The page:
KALAMAZOO, Mich. – About one third of adults have problems falling or staying asleep each night. That increases considerably on the eve of a big event.
The firing synapses inside Mark Zona’s skull had him awake at 3:10 a.m. on Thursday. He was staring at the weather radar, watching a huge storm system approach and wondering if his second Zona LIVE webcast would be washed out. He had Kevin VanDam as his guest, but if the conditions weren’t right, not even the greatest angler of all time could coax them to bite.
“I believe in the fish gods – I don’t care if anybody laughs – I believe they give you windows and they close windows,” Zona said. “I remember sitting alone and saying, ‘Oh please, please give us a window to catch them.’”
Hangar doors opened up for KVD and Zona to put on a catching seminar for almost the entire four-hour webcast, including a ridiculously active first hour. Their five best fish approached 30 pounds.
“You can’t plan that. You can’t predict that ahead of time,” VanDam said. “You’ve got to have the right weather, circumstances... ”
“And cell service,” Zona chimed in.
“Very few people understand the magnitude of what just happened,” KVD continued. “If you fished here in this area of Michigan, every day, all year long, you might never experience that. There are thousands of people with their jaw still hanging – you’d have to pick them up off the floor.”
Zona read a text from one of his fishing buddies:
Me and a lot of southern Michigan boys are just shaking our heads in disbelief. I’ve never seen anything like that.
Zona and VanDam both said they’d experienced days like that in the region, and one was with each other. KVD caught about 100 fish with Skeet Reese before picking up Zona, who just flew back into town, at the ramp and catching a bunch more.
Zona explained what he believed happened Thursday. Checking his radar in the early morning, he saw a rather large storm cell approaching with patches of red and orange. It could hit hard, force the LIVE cameras to take cover and ruin the show.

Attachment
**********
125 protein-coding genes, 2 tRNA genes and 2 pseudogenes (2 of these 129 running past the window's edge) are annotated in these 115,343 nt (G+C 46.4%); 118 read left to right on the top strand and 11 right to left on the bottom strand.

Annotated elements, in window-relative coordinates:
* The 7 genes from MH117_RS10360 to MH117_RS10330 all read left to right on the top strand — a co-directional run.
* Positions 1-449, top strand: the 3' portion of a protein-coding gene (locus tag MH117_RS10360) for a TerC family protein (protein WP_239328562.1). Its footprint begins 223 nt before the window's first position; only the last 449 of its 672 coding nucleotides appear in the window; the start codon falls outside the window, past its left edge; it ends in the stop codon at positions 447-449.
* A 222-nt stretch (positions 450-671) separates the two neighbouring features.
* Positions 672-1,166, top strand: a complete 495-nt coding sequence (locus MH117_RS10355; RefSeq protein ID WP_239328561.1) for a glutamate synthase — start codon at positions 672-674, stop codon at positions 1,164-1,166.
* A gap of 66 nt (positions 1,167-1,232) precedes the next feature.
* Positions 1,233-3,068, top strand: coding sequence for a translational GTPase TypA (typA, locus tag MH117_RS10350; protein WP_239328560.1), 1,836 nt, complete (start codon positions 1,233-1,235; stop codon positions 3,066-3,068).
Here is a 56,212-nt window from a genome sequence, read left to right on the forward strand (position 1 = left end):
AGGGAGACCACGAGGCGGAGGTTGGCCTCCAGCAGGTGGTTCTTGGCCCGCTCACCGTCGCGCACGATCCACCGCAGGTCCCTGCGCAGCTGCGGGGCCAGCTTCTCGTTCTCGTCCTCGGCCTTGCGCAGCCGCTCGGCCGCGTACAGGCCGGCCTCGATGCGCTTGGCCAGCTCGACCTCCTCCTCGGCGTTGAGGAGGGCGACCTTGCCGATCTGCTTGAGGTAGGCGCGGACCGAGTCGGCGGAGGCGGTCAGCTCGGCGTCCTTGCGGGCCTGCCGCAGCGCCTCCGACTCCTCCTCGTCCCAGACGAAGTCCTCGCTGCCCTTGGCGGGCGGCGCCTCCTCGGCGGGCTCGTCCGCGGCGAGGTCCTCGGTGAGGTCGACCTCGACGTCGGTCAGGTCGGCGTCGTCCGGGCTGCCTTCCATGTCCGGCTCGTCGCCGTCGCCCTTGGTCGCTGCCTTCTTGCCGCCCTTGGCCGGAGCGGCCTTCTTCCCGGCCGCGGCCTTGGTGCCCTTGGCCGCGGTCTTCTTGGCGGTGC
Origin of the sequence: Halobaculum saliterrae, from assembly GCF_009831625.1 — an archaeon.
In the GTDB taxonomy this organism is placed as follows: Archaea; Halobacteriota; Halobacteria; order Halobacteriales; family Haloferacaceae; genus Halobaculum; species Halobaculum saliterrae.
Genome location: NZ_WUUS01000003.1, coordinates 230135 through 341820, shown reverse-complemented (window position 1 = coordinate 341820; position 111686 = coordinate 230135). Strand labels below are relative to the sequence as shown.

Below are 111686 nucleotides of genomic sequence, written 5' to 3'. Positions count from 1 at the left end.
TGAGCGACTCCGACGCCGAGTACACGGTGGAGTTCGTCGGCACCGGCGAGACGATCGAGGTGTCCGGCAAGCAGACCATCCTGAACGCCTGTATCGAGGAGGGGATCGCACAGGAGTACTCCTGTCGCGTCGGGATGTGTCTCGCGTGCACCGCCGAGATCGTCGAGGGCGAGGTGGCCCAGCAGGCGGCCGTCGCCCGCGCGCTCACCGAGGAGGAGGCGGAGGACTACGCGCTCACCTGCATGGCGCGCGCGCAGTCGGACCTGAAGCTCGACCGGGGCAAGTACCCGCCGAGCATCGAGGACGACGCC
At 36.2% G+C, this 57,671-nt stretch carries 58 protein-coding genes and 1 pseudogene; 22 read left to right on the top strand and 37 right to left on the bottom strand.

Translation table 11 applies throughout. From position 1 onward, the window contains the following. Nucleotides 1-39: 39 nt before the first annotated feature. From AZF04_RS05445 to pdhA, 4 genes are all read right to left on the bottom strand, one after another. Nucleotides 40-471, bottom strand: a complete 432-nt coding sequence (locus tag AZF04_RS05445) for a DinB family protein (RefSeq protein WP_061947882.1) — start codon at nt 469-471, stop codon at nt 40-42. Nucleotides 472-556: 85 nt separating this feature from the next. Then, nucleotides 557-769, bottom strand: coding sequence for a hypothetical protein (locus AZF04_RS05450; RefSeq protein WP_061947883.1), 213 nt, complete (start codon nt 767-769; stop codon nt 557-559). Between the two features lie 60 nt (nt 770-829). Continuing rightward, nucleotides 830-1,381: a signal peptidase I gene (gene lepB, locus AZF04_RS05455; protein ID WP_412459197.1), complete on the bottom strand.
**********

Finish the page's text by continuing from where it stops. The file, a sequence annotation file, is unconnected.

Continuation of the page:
Upon meeting around 6:15 for the 8 a.m. start of LIVE the system was closer with green dominating the radar, leaving VanDam to predict the fish would chew. Good fortune arrived as the storm that looked nasty over Lake Michigan dissipated somewhat, and only light rain, light winds and cooler temps hit the anglers on “Sneaky Lake.”
“If you really look at what happened in the morning, it was the perfect storm,” Zona said. “It was pre-front, front, post-front, and there was a two-hour window that everything big was eating.”
ZONA’S FULL WEEK OF SHOOTING
It was a rather busy, stressful week for Zona. He returned home from filming the Classic show in Little Rock and had four days to scout lakes before a serious run of shooting. He taped a Zona’s Awesome Fishing Show on Wednesday, had LIVE on Thursday then shot another show with twin sons, Hunter and Jakob, on Friday and Saturday.
Zona initially wanted to give VanDam his earliest outing on Lake St. Clair, but east winds nixed that plan early in the week. Zona said if they hadn’t bit near home, he would have lamented not gambling that trip east.
The entire week of figuring out when they would bite where, planning what to do, where to go, etc., kept Zona on his toes, and made him a touch anxious.
“Stressful, but good stressful,” he said. “It really reminds me of when I fished tournaments. It amps the stress up just because it’s on me when you tape a fishing show, but it’s exponentially on me when you do LIVE.
“You want to put on a good show, but you also have to put it in perspective – you’re with the best anglers, being (Mike) Iaconelli, or (Greg) Hackney or Kevin, you just got to make sure your game is somewhat tight.”
That appeared to take a nick after KVD caught two fish in the first few moments. Zona liked the quick start to the show, but his response was to reel in … “a stick. It’s a stick,” which elicited a guffaw from VanDam. “All the way to the boat, dude,” he rubbed in.
But Zona followed with two 5-pound fish and was scaring a 25-pound bag within the first hour. In the second hour, VanDam caught the largest fish, which was close to 7 pounds. Both caught fish throughout the four hours, even doubling near the end.
“What I’ve learned is a live fishing show, it’s so astronomically different, the polar opposite from shooting a regular Zona show,” Zona said. “A regular show, I have time to adjust, even switch lakes. We’re always against the clock on a regular Zona show, but with LIVE, you’re on in an hourglass. It is lights on, boom.”
Boom, boom. The first show with Hackney on Louisiana’s Grosse Savanne also was successful, and Zona’s now working on setting up potential dates with the likes of Classic champ Jordan Lee, Mike Iaconelli and Seth Feider.
But he knows his second live show with Kevin VanDam will be extremely difficult to top.
“This was a day I will look at Kevin 20 years from now sitting on a pontoon boat and smile,” Zona said. “Whether 1,000 people, 10,000 people or a million were watching, that doesn’t matter to me. Fishing is about trying to make incredible memories, and that was an incredible memory.”